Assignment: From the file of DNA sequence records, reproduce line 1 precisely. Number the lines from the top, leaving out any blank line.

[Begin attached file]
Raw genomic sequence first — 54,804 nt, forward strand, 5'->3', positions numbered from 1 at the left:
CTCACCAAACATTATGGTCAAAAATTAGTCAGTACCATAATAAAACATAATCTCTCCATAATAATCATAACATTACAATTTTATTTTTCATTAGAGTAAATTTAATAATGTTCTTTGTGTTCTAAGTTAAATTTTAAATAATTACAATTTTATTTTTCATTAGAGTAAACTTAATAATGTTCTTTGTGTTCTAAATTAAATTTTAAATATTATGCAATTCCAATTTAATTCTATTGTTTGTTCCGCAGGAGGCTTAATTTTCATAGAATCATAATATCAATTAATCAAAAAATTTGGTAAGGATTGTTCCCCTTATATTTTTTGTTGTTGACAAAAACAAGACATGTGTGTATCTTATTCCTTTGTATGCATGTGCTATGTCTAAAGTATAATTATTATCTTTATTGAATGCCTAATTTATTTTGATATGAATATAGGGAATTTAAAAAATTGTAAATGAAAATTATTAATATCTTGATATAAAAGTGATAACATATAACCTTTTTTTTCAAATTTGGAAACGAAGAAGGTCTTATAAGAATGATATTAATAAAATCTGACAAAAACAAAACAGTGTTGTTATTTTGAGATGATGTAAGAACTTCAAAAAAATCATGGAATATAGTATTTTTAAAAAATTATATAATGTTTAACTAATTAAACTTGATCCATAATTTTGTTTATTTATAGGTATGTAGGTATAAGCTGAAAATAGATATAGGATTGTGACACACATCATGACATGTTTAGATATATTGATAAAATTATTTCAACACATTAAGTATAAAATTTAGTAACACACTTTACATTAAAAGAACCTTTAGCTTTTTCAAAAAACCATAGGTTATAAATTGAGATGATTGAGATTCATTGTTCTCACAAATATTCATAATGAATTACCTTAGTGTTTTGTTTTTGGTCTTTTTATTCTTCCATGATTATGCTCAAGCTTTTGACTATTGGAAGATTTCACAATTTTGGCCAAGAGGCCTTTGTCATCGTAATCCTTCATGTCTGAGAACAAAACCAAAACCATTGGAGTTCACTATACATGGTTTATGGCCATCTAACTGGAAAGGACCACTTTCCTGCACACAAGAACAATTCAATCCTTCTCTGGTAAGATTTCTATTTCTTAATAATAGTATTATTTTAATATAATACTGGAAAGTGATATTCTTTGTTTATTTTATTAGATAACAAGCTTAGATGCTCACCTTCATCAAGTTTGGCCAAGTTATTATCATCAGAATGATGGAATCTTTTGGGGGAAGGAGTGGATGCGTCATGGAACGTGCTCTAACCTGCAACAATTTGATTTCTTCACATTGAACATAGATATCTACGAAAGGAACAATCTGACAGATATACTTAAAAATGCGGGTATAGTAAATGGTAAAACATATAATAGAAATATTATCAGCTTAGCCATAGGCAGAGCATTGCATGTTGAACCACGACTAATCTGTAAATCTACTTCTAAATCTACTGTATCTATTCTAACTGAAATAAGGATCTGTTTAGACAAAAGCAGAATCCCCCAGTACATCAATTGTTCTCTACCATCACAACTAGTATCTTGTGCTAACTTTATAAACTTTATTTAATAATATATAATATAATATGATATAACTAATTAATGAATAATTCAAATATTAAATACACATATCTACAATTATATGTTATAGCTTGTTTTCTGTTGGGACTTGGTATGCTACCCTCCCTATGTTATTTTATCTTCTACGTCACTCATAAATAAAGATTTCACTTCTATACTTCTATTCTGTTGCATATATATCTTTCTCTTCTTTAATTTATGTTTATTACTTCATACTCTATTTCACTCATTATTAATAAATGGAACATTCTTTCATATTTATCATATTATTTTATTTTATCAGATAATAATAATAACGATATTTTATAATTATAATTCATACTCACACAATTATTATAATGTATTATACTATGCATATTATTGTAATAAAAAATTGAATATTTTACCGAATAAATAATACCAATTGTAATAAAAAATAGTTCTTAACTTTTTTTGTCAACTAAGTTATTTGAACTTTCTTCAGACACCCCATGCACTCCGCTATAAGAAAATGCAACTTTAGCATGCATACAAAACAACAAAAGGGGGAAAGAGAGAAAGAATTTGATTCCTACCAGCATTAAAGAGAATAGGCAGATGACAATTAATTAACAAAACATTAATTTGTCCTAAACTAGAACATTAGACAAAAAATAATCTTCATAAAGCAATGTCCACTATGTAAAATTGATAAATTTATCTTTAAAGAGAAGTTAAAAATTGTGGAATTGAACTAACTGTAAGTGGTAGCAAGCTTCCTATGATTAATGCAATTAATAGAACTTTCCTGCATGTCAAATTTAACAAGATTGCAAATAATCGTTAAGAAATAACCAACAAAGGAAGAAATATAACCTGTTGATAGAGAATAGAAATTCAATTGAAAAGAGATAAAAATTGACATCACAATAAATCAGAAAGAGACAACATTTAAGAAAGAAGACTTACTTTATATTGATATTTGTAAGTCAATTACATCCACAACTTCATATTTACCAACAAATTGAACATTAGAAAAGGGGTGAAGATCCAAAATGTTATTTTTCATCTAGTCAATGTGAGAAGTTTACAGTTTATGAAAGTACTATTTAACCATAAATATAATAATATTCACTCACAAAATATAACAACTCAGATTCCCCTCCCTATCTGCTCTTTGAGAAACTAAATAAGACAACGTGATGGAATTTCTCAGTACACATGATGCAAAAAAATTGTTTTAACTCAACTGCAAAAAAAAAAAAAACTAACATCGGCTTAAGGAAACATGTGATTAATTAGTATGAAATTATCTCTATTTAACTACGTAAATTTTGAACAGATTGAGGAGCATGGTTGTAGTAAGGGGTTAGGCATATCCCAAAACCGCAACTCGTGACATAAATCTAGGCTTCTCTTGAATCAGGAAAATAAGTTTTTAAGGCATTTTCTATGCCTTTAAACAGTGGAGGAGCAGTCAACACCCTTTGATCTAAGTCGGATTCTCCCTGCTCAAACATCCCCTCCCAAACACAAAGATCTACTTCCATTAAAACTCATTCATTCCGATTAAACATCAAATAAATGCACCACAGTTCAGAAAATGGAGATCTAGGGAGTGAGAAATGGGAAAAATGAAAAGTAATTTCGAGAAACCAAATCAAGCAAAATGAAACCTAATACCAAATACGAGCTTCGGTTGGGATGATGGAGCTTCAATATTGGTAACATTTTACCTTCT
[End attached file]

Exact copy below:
Raw genomic sequence first — 54,804 nt, forward strand, 5'->3', positions numbered from 1 at the left: